Cluster is the first space mission able to study, in three dimensions, the natural physical processes occuring within and in the near vicinity of the Earth's magnetosphere. It is a project of international collaboration between ESA and NASA. Launched in 2000, the Cluster constellation is composed of four identical spacecraft orbiting the Earth in a pyramidal configuration, along a nominal polar orbit. Cluster's payload consists of state-of-the-art plasma instrumentation to measure electric and magnetic fields spanning a wide-range of frequencies, and electron and ion distribution functions from energies of nearly 0 eV to a few MeV. The science operations are coordinated by the Joint Science Operations Centre (JSOC), at the Rutherford Appleton Laboratory (UK), and implemented by the European Space Operations Centre (ESOC), in Darmstadt, Germany.

Double Star is the first mission launched by China to explore the Earth's magnetosphere. The mission consists of two satellites, each designed, developed, launched, and operated by the Chinese National Space Administration (CNSA). Eight of the 16 instruments carried on each spacecraft have been provided by European research institutes, the other eight by Chinese institutes. ESA funded the refurbishment and pre-integration of the European instruments, and provides data relay support with its Cebreros ground station in Spain.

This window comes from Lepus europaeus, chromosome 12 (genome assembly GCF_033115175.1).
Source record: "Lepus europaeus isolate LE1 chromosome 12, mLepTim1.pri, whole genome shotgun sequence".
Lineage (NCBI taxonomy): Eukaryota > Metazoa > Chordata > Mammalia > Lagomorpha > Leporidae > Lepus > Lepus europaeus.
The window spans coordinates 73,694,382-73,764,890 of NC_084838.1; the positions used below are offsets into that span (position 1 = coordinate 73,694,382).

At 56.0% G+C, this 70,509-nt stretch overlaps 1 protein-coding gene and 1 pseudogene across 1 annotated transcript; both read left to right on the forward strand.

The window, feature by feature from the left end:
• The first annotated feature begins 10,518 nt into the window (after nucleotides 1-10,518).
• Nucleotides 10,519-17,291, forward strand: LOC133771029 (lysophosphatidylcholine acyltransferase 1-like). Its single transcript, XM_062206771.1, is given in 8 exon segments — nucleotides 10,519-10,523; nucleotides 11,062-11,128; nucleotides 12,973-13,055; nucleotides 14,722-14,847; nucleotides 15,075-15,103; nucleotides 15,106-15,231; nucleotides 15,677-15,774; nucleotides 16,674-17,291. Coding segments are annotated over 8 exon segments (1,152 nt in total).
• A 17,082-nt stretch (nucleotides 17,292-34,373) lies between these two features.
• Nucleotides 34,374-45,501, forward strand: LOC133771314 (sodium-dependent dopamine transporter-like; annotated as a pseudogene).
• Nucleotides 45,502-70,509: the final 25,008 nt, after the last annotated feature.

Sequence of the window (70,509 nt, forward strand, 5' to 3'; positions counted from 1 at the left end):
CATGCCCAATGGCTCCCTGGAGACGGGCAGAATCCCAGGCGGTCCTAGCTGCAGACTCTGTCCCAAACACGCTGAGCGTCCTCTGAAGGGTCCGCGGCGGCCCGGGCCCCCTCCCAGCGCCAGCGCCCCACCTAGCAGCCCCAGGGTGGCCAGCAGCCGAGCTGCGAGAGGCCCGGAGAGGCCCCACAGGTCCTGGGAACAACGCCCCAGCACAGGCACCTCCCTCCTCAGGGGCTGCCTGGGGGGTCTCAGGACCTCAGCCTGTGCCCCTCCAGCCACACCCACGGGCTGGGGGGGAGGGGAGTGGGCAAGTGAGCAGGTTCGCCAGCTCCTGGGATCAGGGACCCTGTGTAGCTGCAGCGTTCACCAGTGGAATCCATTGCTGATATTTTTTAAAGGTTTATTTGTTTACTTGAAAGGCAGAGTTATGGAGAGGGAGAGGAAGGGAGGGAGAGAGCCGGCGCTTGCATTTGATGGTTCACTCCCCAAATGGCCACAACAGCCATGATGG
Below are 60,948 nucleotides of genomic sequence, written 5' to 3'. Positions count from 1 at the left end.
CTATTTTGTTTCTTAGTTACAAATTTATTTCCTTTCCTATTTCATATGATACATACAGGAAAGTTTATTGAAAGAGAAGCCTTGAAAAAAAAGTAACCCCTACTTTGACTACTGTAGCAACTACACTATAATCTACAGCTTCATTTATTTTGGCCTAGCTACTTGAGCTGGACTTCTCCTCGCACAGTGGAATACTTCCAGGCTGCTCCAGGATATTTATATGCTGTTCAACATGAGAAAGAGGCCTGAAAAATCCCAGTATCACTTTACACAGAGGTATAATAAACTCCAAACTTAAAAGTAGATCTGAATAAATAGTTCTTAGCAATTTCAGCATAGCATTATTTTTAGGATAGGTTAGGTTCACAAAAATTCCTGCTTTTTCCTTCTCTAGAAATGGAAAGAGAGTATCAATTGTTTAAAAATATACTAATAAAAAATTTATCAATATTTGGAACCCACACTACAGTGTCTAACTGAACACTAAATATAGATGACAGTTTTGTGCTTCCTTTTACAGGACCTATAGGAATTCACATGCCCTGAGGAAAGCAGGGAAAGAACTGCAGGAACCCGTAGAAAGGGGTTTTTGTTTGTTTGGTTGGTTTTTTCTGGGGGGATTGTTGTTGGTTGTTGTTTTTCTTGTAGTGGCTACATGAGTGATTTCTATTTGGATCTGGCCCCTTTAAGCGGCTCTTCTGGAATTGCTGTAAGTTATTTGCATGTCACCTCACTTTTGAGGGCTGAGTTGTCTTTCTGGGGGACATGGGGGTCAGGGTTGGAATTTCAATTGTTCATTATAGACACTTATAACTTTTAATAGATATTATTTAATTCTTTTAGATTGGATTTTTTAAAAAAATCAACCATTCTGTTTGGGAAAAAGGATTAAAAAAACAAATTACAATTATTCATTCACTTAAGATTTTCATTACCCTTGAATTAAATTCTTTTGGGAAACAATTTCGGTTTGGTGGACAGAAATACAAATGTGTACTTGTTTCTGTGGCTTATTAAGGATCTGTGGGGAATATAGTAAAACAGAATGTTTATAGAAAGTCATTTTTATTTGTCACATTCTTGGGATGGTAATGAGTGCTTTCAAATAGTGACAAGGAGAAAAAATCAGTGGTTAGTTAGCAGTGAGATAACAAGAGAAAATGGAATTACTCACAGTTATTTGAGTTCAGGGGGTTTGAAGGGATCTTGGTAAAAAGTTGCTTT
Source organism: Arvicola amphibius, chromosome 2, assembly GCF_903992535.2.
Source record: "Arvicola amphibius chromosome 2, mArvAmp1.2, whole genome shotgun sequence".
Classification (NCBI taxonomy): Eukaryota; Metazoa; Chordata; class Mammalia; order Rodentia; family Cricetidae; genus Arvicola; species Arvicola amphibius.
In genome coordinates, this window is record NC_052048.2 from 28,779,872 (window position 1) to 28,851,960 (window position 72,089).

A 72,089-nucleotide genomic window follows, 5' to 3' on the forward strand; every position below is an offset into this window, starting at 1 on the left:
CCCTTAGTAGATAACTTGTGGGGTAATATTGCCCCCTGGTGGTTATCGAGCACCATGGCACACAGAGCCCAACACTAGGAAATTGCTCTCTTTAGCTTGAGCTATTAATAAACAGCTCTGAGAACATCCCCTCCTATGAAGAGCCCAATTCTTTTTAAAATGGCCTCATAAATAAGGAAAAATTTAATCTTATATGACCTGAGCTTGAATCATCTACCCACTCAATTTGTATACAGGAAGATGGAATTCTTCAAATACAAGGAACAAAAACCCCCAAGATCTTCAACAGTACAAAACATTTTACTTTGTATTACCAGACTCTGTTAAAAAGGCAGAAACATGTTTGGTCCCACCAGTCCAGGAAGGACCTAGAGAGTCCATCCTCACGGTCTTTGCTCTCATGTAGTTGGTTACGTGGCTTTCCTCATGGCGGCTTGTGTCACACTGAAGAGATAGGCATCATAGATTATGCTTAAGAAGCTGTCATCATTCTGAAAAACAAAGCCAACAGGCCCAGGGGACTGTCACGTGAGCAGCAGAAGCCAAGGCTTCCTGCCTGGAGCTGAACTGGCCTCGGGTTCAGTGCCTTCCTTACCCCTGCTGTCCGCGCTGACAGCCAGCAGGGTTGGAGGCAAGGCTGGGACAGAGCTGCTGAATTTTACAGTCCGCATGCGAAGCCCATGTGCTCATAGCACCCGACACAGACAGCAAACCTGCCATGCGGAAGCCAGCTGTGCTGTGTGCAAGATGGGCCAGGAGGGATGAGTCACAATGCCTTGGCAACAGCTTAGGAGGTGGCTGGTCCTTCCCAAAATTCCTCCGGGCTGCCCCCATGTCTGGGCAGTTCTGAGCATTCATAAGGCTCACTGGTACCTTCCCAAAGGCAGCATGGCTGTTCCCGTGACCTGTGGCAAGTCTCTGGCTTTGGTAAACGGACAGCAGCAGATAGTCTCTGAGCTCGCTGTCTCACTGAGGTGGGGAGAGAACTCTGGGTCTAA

Qiugang Zong, Peking University, China and University of Massachusetts, Lowell, USA

Web story author and co-editor
Arnaud Masson,
Science and Robotic Exploration Directorate, ESA, The Netherlands
Phone: +31-71-565-5634

Web story editors
Matt Taylor
Science and Robotic Exploration Directorate, ESA, The Netherlands
Phone: +31-71-565-8009

Philippe Escoubet
Science and Robotic Exploration Directorate, ESA, The Netherlands
Phone: +31-71-565-4564


Last Update: 1 September 2019
18-May-2024 20:46 UT